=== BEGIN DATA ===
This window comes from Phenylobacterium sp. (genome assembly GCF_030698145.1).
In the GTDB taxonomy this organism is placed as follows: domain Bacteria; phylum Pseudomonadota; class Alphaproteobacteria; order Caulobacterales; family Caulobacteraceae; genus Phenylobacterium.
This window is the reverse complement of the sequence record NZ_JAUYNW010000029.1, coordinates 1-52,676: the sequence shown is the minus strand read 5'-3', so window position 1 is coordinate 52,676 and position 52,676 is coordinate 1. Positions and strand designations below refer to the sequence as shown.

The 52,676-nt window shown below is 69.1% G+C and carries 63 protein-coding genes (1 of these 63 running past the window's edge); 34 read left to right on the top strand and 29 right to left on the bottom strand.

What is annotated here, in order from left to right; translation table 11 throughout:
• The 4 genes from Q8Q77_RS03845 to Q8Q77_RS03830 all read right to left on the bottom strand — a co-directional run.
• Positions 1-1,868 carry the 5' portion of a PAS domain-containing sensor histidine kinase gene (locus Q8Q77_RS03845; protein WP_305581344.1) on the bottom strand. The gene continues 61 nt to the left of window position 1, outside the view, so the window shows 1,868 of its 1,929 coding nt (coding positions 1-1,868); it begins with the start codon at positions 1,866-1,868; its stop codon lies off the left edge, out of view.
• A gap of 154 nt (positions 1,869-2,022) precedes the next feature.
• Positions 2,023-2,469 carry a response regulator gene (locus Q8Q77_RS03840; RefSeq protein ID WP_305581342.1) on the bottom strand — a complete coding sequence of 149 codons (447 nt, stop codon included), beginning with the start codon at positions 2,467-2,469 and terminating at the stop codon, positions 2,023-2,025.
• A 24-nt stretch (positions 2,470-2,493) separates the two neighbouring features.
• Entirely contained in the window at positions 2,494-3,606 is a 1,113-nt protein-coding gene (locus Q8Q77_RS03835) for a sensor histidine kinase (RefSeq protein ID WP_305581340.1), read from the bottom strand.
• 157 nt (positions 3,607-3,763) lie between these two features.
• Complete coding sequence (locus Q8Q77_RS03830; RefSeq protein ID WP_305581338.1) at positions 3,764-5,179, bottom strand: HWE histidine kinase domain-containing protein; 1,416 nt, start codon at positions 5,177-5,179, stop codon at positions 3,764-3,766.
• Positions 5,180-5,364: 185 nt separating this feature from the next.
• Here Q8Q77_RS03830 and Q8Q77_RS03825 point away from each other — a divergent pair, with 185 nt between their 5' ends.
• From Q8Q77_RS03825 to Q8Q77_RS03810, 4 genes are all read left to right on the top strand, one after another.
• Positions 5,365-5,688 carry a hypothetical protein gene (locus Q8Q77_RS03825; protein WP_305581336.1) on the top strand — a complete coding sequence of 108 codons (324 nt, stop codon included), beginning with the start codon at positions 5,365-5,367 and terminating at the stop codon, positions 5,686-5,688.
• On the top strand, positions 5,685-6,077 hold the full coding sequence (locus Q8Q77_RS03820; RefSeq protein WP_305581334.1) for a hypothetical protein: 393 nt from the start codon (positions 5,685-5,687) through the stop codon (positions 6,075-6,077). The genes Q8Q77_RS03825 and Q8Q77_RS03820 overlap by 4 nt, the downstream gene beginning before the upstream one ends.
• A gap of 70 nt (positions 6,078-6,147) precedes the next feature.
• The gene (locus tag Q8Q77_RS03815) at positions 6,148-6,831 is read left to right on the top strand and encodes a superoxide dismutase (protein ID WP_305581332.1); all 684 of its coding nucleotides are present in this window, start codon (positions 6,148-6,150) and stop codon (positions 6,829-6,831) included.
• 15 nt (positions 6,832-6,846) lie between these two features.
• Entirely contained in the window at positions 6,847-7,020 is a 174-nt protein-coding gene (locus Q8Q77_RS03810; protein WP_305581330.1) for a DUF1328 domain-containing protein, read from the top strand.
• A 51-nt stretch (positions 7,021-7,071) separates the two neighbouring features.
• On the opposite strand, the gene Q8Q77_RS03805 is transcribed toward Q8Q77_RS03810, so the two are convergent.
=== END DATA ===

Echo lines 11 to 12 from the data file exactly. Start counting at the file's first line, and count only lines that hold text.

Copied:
• Entirely contained in the window at positions 2,494-3,606 is a 1,113-nt protein-coding gene (locus Q8Q77_RS03835) for a sensor histidine kinase (RefSeq protein ID WP_305581340.1), read from the bottom strand.
• 157 nt (positions 3,607-3,763) lie between these two features.